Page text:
I am anxious not to use words which seem too much to separate the physical structure from the whole. The fact of death, and the ensuing separation of ‘body’ and ‘soul’, lead us to consider them too much as separate identities conjoined. But I hope it is not unorthodox to say that body and soul are one identity, and that all our inevitable but unfortunate verbal distinctions are therefore something less than true. Death has been regarded by the Christian Church as an outrage-a necessary outrage, perhaps, but still an outrage. It has been held to be an improper and grotesque schism in a single identity-to which submission, but not consent, is to be offered; a thing, like sin, that ought not to be and yet is. The distress of our Lord in His Passion may perhaps not improperly be supposed to be due to His contemplation of this all but inconceivable schism in His own sacred and single identity. If our manhoods were from the first meant indivisibly, how much more His!
It is one of the intellectual results of the Fall that our language has always to speak in terms of the Fall; and that we cannot help our language does not make it any more true. The epigrams of saints, doctors, and poets, are the nearest we can go to the recovery of that ancient validity, our unfallen speech. To treat the body as an index is to assume that, as in an index the verbal element-the word given-is the same as in the whole text, so in the physical structure of the greater index the element-the quality given-is the same as in the whole structure. Another poet, Patmore, put the thing in a similar light when he wrote that
from the graced decorum of the hair,
Ev’n to the tingling sweet
Soles of the simple earth-confiding feet
And from the inmost heart
Outwards unto the thin
Silk curtains of the skin,
Every least part
‘The spheres’ there are likely to mean, first, the outer heavens. This idea is practically that of the microcosm and the macrocosm: the idea that a man is a small replica of the universe. Man was ‘the workshop of all things’, ‘a little world’, mundus minor exemplum majoris mundi ordine, filius totius mundi. It is a very ancient idea; it was held before Christianity and has been held during Christianity; it was common to Christians, Jews, and Mohammedans; and, for all I know, the scientific hypothesis of evolution bears a relation to the union of the two. Into that, however, I am not learned enough to go. The idea went through many changes, but its general principle remained constant: that man was the rational epitome of the universe. It led, of course, to many absurdities, and (if you choose like any other idea) to some evils. Some writers catalogued painstakingly the more obvious fantasies: hair was the grass or the forests; bones were mountains; the sun was the eyes, and so on. Astrology, if not based on it, at least found the idea convenient; however we may reject that ancient study, it had at least this philosophic principle mixed up with it-that each man, being unique, was a unique image of the universe, that the spatially greater affected the spatially lesser, and the calculable influences of the stars were only calculable because each man represented and reproduced the whole. Astrology then was a high and learned science; it was forbidden for good reasons, but it was not fatalistic. It did not say ‘this will certainly happen'; it said: ‘Given these stellar and individual relations, this result is likely.’ But the will of God and the wills of men were allowed much freedom to interfere with the result. Sapiens dominabitur astris. The paragraphs in our papers today bear as much resemblance to the science as texts lifted up on boards outside churches do to the whole dogmas of the Church. The paragraphs are, I allow, more likely to harm; the texts, on the whole, are innocuous.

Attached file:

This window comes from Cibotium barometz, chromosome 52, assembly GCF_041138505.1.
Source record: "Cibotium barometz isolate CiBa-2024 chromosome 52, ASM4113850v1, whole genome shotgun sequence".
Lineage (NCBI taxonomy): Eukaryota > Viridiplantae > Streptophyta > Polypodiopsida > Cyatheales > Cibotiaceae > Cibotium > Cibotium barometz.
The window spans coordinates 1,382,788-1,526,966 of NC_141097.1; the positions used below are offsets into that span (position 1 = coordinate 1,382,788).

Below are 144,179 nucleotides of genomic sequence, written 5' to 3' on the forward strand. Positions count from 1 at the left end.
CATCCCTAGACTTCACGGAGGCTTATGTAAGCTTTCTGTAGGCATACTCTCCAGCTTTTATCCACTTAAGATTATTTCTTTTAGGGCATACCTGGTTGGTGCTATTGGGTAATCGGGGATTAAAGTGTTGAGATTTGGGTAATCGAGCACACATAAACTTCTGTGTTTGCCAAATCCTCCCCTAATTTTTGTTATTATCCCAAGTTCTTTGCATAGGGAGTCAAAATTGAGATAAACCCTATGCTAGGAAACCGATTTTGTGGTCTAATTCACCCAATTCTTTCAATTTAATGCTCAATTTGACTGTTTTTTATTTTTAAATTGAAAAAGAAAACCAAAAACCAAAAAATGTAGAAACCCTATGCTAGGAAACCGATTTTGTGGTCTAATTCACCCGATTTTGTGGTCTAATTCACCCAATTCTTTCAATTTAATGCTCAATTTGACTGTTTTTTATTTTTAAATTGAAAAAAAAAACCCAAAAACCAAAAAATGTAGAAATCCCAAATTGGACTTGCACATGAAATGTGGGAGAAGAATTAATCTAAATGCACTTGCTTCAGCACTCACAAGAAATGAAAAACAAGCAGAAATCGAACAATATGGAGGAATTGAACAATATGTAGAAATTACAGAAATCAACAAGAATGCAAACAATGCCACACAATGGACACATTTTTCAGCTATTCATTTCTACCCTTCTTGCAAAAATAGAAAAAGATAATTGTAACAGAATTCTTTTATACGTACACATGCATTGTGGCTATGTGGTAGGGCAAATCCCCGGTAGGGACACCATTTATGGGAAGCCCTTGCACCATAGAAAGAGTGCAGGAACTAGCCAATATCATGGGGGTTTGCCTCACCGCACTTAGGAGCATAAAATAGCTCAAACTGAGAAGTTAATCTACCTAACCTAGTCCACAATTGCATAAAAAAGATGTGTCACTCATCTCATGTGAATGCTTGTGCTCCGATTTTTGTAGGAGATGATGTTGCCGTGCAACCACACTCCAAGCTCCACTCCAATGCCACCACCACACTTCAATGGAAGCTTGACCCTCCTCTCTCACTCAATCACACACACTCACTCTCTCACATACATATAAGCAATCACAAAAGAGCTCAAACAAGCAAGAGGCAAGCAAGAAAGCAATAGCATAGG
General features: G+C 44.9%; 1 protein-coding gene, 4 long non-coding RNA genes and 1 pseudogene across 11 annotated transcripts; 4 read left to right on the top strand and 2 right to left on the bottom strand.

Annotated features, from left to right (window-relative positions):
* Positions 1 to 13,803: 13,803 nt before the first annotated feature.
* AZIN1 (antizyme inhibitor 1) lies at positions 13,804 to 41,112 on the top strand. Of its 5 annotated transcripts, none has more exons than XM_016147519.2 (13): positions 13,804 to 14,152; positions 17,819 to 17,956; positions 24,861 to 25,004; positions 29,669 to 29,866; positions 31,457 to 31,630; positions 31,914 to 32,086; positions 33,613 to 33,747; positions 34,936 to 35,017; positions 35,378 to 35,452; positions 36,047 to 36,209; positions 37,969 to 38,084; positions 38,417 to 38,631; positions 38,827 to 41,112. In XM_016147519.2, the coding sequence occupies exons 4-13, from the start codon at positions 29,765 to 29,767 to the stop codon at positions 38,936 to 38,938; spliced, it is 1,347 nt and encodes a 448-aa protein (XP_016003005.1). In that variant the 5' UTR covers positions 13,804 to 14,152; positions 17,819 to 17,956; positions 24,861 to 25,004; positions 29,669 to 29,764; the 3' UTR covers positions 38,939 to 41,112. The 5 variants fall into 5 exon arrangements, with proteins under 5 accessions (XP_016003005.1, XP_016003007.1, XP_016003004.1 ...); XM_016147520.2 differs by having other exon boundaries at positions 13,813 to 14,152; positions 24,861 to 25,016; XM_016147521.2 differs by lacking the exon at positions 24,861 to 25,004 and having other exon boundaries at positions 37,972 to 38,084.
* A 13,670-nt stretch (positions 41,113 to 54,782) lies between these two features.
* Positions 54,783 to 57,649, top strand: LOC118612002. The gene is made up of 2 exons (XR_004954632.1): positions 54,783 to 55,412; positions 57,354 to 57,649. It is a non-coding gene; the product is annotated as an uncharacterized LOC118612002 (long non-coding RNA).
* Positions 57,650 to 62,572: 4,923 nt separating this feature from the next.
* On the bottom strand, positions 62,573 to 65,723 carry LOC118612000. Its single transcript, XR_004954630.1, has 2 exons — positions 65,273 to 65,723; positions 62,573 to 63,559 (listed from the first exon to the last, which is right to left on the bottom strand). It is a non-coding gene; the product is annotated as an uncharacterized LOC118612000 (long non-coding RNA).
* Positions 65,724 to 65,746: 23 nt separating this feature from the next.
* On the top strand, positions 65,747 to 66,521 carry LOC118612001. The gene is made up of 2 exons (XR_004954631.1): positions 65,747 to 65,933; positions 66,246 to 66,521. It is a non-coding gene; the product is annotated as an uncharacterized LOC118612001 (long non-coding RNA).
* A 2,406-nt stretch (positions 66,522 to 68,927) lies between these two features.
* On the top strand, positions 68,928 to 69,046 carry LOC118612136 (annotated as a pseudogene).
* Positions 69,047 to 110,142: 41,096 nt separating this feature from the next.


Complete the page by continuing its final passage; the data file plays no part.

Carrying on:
Beside, or rather along with, this study went the patterns of other occult schools. The word ‘occult’ has come into general use, and is convenient, if no moral sense is given it simply as itself. It deals with hidden things, and their investigation. But in this case we are concerned not so much with the pretended operations of those occult schools as with a certain imagination of relation in the universe, and that only to pass beyond it. The signs of the Zodiac were, according to some students, related to the parts of the physical body. The particular attributions varied, and all were in many respects arbitrary. But some of them were extremely suggestive; they may be allowed at least a kind of authentic poetic vision. Thus, in one pattern, the house of the Water-carrier was referred to the eyes; the house of the Twins to the arms and hands; the house of the Scorpion to the privy parts and the sexual organs; and the house of the Balances to the buttocks.
It will be clear that these four attributions at least had a great significance. It will be clear also that in such a poetic (so to call it) imagination, we are dealing with a kind of macrocosmic-rnicrocosmic union of a more serious and more profitable kind than the mere exposition by a debased astrology of chances in a man’s personal life. It may be invention, but if so, it is great invention; the houses of the Zodiac, with their special influences ruling in special divisions of the spatial universe, may be but the fables of astronomy; it must be admitted that few certain facts support them. But they are not unworthy fables. They direct attention to the principles at work both in the spatial heavens and in the structure of man’s body. Aquarius is for water, clarity, vision; Gemini are for a plural motion, activity, and achievement; Libra is for that true strength of balance on which the structure of man depends.